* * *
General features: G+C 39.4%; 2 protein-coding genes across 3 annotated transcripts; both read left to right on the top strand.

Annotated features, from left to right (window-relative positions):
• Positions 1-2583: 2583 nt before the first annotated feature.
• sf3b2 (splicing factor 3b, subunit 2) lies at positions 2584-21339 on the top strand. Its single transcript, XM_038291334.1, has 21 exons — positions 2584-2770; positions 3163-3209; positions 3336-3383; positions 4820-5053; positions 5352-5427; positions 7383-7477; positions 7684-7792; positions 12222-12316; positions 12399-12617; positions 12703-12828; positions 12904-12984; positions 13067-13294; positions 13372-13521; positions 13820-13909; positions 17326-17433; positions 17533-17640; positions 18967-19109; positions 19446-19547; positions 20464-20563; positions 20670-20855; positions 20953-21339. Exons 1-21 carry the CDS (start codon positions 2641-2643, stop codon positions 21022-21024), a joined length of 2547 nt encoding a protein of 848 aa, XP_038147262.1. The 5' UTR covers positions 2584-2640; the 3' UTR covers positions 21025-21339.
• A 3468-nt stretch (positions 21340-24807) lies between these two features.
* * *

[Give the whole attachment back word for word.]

General features: G+C 39.4%; 2 protein-coding genes across 3 annotated transcripts; both read left to right on the top strand.

Annotated features, from left to right (window-relative positions):
• Positions 1-2583: 2583 nt before the first annotated feature.
• sf3b2 (splicing factor 3b, subunit 2) lies at positions 2584-21339 on the top strand. Its single transcript, XM_038291334.1, has 21 exons — positions 2584-2770; positions 3163-3209; positions 3336-3383; positions 4820-5053; positions 5352-5427; positions 7383-7477; positions 7684-7792; positions 12222-12316; positions 12399-12617; positions 12703-12828; positions 12904-12984; positions 13067-13294; positions 13372-13521; positions 13820-13909; positions 17326-17433; positions 17533-17640; positions 18967-19109; positions 19446-19547; positions 20464-20563; positions 20670-20855; positions 20953-21339. Exons 1-21 carry the CDS (start codon positions 2641-2643, stop codon positions 21022-21024), a joined length of 2547 nt encoding a protein of 848 aa, XP_038147262.1. The 5' UTR covers positions 2584-2640; the 3' UTR covers positions 21025-21339.
• A 3468-nt stretch (positions 21340-24807) lies between these two features.